• Explore all of your likes and dislikes — do more things that bring you joy and eliminate or delegate what doesn’t
  • Develop good, intentional habits around work, food, money, mental health, exercise, hygiene, and leisure
  • Make a list of soothing people, places, things, and activities and use it when you’re upset
  • Learn to manage your triggers, self-regulate, and replace criticism with compassion
  • Cultivate vulnerable connection with safe, mature, trustworthy people
  • Commit to wholesome morning and bedtime routines

When you become the nurturing parent for yourself that you never got but always needed, your survival strategies will become obsolete and you’ll stop waiting around for some knight in shining armor to unfuck your life. You can throw away the endless “I’ll be happy when…” list and begin to cherish your life now.

Mental and emotional health are the things you may have never suspected would turn out to be the keys to ultimate fulfillment, joy, and empowerment in your life.

But they are.

Recovery Ain’t Easy

I could quadruple the length of this article by explaining each healing practice, but I’m not gonna. You can follow links, ask the Google, or talk to a trauma-informed coach or therapist about them.

Recovering from childhood trauma is super challenging. If you don’t absolutely have to do all this healing stuff I just wrote about, I recommend avoiding that shit forever. But if it becomes painfully clear that what you’re doing isn’t working, well, it may be time for you to try something new.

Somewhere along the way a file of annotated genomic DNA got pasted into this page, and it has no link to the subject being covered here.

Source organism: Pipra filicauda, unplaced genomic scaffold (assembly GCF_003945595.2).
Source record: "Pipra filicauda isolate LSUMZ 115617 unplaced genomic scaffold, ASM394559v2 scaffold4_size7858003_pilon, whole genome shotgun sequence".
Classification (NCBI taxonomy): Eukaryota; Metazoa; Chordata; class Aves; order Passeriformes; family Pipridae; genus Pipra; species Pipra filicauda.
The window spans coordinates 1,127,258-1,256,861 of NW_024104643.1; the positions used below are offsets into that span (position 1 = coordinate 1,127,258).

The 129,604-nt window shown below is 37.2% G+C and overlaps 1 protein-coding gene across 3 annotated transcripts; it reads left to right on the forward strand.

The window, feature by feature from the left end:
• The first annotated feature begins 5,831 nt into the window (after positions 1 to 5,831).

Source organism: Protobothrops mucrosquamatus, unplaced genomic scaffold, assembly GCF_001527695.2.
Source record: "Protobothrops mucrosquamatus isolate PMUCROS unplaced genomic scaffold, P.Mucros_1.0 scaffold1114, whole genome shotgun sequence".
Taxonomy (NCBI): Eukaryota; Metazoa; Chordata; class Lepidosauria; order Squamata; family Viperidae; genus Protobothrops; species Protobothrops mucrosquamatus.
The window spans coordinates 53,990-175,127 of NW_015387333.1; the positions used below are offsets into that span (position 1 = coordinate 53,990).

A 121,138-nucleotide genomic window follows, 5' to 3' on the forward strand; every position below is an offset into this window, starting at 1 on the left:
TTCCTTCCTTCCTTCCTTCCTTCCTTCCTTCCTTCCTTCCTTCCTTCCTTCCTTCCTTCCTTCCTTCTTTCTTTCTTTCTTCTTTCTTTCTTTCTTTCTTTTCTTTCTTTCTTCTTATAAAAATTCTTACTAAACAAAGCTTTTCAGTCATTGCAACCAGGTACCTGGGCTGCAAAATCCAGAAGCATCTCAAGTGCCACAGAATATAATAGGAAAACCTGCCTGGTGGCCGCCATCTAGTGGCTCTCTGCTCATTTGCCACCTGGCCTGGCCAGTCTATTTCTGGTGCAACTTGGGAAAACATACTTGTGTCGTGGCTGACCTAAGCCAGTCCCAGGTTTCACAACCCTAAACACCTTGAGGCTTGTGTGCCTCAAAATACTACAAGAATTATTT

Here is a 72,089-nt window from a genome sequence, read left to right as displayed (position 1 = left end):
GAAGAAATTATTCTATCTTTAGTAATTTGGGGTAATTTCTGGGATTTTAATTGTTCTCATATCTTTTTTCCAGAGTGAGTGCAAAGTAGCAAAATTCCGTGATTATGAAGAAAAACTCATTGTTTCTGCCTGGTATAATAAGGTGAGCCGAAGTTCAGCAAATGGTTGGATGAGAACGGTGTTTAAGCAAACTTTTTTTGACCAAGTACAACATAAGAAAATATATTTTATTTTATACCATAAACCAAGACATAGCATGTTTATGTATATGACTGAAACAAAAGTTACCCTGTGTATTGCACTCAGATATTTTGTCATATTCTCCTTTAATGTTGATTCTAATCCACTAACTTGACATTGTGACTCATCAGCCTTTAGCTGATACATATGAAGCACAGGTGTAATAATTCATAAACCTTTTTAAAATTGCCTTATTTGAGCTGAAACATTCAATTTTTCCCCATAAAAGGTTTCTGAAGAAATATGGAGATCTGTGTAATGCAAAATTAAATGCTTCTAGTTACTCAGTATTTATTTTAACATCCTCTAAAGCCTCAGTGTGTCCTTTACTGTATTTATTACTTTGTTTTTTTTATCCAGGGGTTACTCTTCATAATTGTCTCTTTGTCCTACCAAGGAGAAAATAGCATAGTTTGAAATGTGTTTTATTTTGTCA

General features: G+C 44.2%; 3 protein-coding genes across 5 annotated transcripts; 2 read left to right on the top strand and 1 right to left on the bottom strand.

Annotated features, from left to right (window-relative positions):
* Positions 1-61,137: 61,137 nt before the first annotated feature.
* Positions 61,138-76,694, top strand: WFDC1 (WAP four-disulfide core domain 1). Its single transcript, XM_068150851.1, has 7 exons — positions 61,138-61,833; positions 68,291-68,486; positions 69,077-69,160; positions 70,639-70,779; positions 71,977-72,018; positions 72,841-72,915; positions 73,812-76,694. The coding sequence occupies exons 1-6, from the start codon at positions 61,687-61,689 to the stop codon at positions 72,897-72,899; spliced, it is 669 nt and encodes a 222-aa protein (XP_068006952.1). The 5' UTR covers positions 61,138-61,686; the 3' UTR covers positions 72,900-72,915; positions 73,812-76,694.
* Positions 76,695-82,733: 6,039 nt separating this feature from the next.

For most people, recovery isn’t a choice. It’s what you do when you run out of other choices.

To help you gain clarity on your situation, take a gander at Pete Walker’s definition of Complex PTSD: “CPTSD is a more severe form of post-traumatic stress disorder. It is delineated from this better-known trauma syndrome by five of its most common and troublesome features — emotional flashbacks, toxic shame, self-abandonment, a vicious inner critic, and social anxiety.” If that rings any bells for you, you’ve probably got a stack of survival strategies that are no longer serving you very well.

And if you don’t change direction now, you’re gonna end up where you’re headed.


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Published by Adam

Mentor, coach, speaker and educator for over 12 years. I have survived, recovered from and triumphed over many obstacles and afflictions. It brings me tremendous joy to help others overcome similar circumstances so they can live their best lives.

4 thoughts on “When Your Survival Strategies Start Killing You

  1. ooft, that definition.

    Thank you for all you do, sir. It is invaluable. And reading it makes me feel empowered and strong instead of weak and incapable of change.

    I like the concept, also, of radical authenticity to stave off self-abandonment. Imma try it.

  2. “Recovery isn’t a choice, it’s what you do when you run out of choices.” There is so much here, but that summed it up for me. This shit is hard, but there is no other way.